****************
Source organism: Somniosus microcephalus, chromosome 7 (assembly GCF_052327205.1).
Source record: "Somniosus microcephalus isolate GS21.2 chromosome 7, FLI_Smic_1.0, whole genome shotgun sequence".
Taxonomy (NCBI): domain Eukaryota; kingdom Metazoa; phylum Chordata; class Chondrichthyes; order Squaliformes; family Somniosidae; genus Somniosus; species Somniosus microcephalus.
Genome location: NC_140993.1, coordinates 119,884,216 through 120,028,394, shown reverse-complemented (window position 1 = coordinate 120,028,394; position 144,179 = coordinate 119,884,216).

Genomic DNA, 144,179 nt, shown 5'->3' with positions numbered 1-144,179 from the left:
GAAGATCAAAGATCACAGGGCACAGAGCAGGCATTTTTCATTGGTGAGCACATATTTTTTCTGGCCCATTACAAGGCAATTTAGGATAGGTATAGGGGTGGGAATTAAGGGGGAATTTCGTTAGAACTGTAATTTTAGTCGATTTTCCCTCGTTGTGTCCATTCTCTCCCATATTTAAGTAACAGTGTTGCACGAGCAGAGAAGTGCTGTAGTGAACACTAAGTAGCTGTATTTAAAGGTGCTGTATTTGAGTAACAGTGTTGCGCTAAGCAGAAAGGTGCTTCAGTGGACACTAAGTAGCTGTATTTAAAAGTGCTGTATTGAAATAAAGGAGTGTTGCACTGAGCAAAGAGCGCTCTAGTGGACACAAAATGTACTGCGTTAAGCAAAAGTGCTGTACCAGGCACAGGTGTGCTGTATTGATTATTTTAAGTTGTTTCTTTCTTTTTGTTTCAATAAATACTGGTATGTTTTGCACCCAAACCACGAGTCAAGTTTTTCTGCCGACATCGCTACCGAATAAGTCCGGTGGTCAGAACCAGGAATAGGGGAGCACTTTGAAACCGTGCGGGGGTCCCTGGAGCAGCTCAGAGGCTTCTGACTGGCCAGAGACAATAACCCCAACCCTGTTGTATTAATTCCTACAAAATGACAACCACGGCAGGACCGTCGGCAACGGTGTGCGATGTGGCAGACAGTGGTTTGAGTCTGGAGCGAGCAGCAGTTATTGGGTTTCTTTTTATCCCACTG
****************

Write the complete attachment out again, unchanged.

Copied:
Source organism: Somniosus microcephalus, chromosome 7 (assembly GCF_052327205.1).
Source record: "Somniosus microcephalus isolate GS21.2 chromosome 7, FLI_Smic_1.0, whole genome shotgun sequence".
Taxonomy (NCBI): domain Eukaryota; kingdom Metazoa; phylum Chordata; class Chondrichthyes; order Squaliformes; family Somniosidae; genus Somniosus; species Somniosus microcephalus.
Genome location: NC_140993.1, coordinates 119,884,216 through 120,028,394, shown reverse-complemented (window position 1 = coordinate 120,028,394; position 144,179 = coordinate 119,884,216).

Genomic DNA, 144,179 nt, shown 5'->3' with positions numbered 1-144,179 from the left:
GAAGATCAAAGATCACAGGGCACAGAGCAGGCATTTTTCATTGGTGAGCACATATTTTTTCTGGCCCATTACAAGGCAATTTAGGATAGGTATAGGGGTGGGAATTAAGGGGGAATTTCGTTAGAACTGTAATTTTAGTCGATTTTCCCTCGTTGTGTCCATTCTCTCCCATATTTAAGTAACAGTGTTGCACGAGCAGAGAAGTGCTGTAGTGAACACTAAGTAGCTGTATTTAAAGGTGCTGTATTTGAGTAACAGTGTTGCGCTAAGCAGAAAGGTGCTTCAGTGGACACTAAGTAGCTGTATTTAAAAGTGCTGTATTGAAATAAAGGAGTGTTGCACTGAGCAAAGAGCGCTCTAGTGGACACAAAATGTACTGCGTTAAGCAAAAGTGCTGTACCAGGCACAGGTGTGCTGTATTGATTATTTTAAGTTGTTTCTTTCTTTTTGTTTCAATAAATACTGGTATGTTTTGCACCCAAACCACGAGTCAAGTTTTTCTGCCGACATCGCTACCGAATAAGTCCGGTGGTCAGAACCAGGAATAGGGGAGCACTTTGAAACCGTGCGGGGGTCCCTGGAGCAGCTCAGAGGCTTCTGACTGGCCAGAGACAATAACCCCAACCCTGTTGTATTAATTCCTACAAAATGACAACCACGGCAGGACCGTCGGCAACGGTGTGCGATGTGGCAGACAGTGGTTTGAGTCTGGAGCGAGCAGCAGTTATTGGGTTTCTTTTTATCCCACTG